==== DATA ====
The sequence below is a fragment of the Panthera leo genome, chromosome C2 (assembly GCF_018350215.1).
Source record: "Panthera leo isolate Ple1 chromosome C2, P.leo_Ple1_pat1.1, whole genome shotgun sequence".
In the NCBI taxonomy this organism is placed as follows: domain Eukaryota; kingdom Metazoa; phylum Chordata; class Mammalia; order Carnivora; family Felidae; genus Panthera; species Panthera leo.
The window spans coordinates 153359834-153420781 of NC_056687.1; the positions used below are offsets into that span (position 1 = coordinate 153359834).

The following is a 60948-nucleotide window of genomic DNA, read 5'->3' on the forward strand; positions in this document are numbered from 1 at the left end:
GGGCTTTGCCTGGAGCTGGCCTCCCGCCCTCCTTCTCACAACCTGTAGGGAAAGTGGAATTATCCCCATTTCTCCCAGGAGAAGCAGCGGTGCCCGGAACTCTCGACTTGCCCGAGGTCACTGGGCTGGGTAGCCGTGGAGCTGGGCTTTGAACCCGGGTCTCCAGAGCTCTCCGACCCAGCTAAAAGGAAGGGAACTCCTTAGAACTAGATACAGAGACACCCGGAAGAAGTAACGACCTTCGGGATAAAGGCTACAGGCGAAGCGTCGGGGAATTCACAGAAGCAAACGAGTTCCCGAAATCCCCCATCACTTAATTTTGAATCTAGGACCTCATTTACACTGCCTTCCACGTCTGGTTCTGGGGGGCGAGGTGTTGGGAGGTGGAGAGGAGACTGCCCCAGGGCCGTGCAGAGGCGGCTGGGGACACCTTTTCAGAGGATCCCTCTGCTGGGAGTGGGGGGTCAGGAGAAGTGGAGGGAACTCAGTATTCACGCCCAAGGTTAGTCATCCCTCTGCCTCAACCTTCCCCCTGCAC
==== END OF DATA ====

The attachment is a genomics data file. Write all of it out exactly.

The sequence below is a fragment of the Panthera leo genome, chromosome C2 (assembly GCF_018350215.1).
Source record: "Panthera leo isolate Ple1 chromosome C2, P.leo_Ple1_pat1.1, whole genome shotgun sequence".
In the NCBI taxonomy this organism is placed as follows: domain Eukaryota; kingdom Metazoa; phylum Chordata; class Mammalia; order Carnivora; family Felidae; genus Panthera; species Panthera leo.
The window spans coordinates 153359834-153420781 of NC_056687.1; the positions used below are offsets into that span (position 1 = coordinate 153359834).

The following is a 60948-nucleotide window of genomic DNA, read 5'->3' on the forward strand; positions in this document are numbered from 1 at the left end:
GGGCTTTGCCTGGAGCTGGCCTCCCGCCCTCCTTCTCACAACCTGTAGGGAAAGTGGAATTATCCCCATTTCTCCCAGGAGAAGCAGCGGTGCCCGGAACTCTCGACTTGCCCGAGGTCACTGGGCTGGGTAGCCGTGGAGCTGGGCTTTGAACCCGGGTCTCCAGAGCTCTCCGACCCAGCTAAAAGGAAGGGAACTCCTTAGAACTAGATACAGAGACACCCGGAAGAAGTAACGACCTTCGGGATAAAGGCTACAGGCGAAGCGTCGGGGAATTCACAGAAGCAAACGAGTTCCCGAAATCCCCCATCACTTAATTTTGAATCTAGGACCTCATTTACACTGCCTTCCACGTCTGGTTCTGGGGGGCGAGGTGTTGGGAGGTGGAGAGGAGACTGCCCCAGGGCCGTGCAGAGGCGGCTGGGGACACCTTTTCAGAGGATCCCTCTGCTGGGAGTGGGGGGTCAGGAGAAGTGGAGGGAACTCAGTATTCACGCCCAAGGTTAGTCATCCCTCTGCCTCAACCTTCCCCCTGCAC